'Best I've ever felt': Pitching prospect Lacy ready to impress
SURPRISE, Ariz. -- Last year around this time, Asa Lacy was getting ready for his first Spring Training as a professional baseball player. The Royals had invited him to big league camp, but a bout with COVID-19 and a winter ice storm delayed his arrival and his progression.
This year, there’s no big league camp yet with the lockout, but Lacy is participating in the Royals’ minicamp for prospects that started as scheduled this week at their facility in Surprise. And arriving on time to begin his buildup, as well as his familiarity with the complex and the people he’s working with, has made a difference.
“I’m feeling probably the best I’ve ever felt,” Lacy said.
The Royals’ top pitching prospect now, Lacy is eyeing a healthy and bounceback 2022 after a shaky debut and a shoulder injury shut him down midway through last season.
The 22-year-old lefty made 14 starts at High-A Quad Cities last season and posted a 5.19 ERA. His strikeout numbers were absurd -- he struck out 79 batters in 52 innings -- and the potential the Royals saw in the Texas A&M product when they drafted him No. 4 overall in 2020 was on display at times.
“I was at his first win with Quad Cities, and he could have pitched anywhere that night,” pitching coordinator Paul Gibson said, recalling Lacy’s May 19 start when he pitched five scoreless innings. “It was really special.”
But Lacy also struggled with wildness as he learned to command his pitches. He walked 41 batters for a 7.10 walks-per-nine-innings ratio.
Then in July, Lacy exited a start after 2 2/3 innings with an athletic trainer and didn’t return the rest of the year. A posterior shoulder injury ended his season, but the Royals weren’t overly concerned. Lacy was pitching his first professional season after an inconsistent and low-mileage 2020 season -- the only work he got after he was drafted was at the Royals’ alternate site camp -- so the organization treated his injury with caution.
Most of his rehab was rest, and Lacy was able to build back up in time to pitch in the Arizona Fall League, when he struck out 15, walked six and posted a 2.35 ERA in 7 2/3 innings.
“[The injury] was just nagging enough that it was prohibiting me from being myself,” Lacy said. “So it was an organizational decision to shut me down from there and build back up, and I just can’t thank the training staff enough, the strength coaches here, for getting me back. They all deserve credit. And I was very blessed to do the Fall League. It went really well.”
As he begins ramping up for the Minor League season, which will begin as scheduled, Lacy looks smoother in his delivery than before. Facing live hitters in game situations will be the test, but his side session on Thursday in Surprise showed repeatability in his big 6-foot-4 frame.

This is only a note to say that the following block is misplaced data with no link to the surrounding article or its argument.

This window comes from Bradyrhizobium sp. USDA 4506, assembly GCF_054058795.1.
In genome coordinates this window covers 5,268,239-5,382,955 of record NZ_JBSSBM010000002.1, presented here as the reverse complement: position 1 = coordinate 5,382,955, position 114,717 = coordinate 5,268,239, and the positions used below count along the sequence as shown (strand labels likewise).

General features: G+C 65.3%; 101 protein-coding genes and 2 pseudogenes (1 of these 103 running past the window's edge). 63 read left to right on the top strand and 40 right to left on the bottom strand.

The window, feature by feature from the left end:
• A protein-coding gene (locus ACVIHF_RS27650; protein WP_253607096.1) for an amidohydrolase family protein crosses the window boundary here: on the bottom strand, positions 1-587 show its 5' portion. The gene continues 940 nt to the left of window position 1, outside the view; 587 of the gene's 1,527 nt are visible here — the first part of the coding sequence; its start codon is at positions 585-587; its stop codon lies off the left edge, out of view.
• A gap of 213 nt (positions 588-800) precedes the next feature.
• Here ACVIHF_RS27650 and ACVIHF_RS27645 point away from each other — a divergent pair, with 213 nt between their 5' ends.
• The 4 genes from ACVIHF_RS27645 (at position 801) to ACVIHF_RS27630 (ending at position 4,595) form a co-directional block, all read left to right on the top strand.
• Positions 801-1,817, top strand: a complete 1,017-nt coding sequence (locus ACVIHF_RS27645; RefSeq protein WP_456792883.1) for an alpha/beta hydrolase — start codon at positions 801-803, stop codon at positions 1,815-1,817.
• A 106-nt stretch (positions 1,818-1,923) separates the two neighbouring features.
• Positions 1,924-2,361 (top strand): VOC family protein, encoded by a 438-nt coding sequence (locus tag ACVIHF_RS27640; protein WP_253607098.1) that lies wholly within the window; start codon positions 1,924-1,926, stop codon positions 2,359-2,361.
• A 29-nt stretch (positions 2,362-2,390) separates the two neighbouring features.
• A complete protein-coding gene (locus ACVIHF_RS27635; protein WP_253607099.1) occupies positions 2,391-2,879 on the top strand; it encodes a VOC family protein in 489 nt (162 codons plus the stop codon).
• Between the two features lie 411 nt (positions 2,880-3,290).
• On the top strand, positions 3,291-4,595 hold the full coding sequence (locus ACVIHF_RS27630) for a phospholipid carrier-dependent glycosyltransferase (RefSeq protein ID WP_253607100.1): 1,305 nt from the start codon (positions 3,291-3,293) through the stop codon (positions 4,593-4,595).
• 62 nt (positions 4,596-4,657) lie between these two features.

“No question,” Gibson said. “He had a lot of energy after he landed. And that will affect command because how you get into what I call landing post-leg, and how quickly and violent you get there, it creates a lot of torque on the body. If you watched him today, his head stays in line. He was throwing easy today. And it was flying out of his hand.”
Lacy also showed his four pitches, which are all above average and can be plus on some days. He doesn’t rely on his curveball as much as the other three -- which he will need to do as he faces more advanced hitters -- and he can morph his slider into a pitch with cutter action when it’s up in the zone.
Lacy is determined to put the struggles he went through in ’21 behind him, although he’s quick to say how much he learned from the season. He got used to a new routine and learned what it takes to control the nerves that came with his first professional season.
“Probably just trying to stay even-keel mentally was the biggest thing,” Lacy said. “Not get too high, not get too low. Be the same person every single day at the ballpark. That’s what your teammates want out of you and out of a starting pitcher. As far as the physical side of things go, just knowing when to back off. I’m a guy that likes to push the envelope a little bit. Just knowing when I can get after it and when I need to pull back a little bit.”
Now this season will be about staying healthy and improving his command enough that the doubt surrounding it disappears.
“Power pitchers like Asa, they’re going to have days where command is going to be shaky,” Gibson said. “Look at all the greats, Nolan Ryan, Sandy Koufax. These great pitchers of all time, they had command issues early. This is not anything that hasn’t happened to a young guy before. But it’s how they manage it.
“Sometimes the expectation level is so high that they forget that hitters still have to execute against you. So be aggressive, trust your stuff.”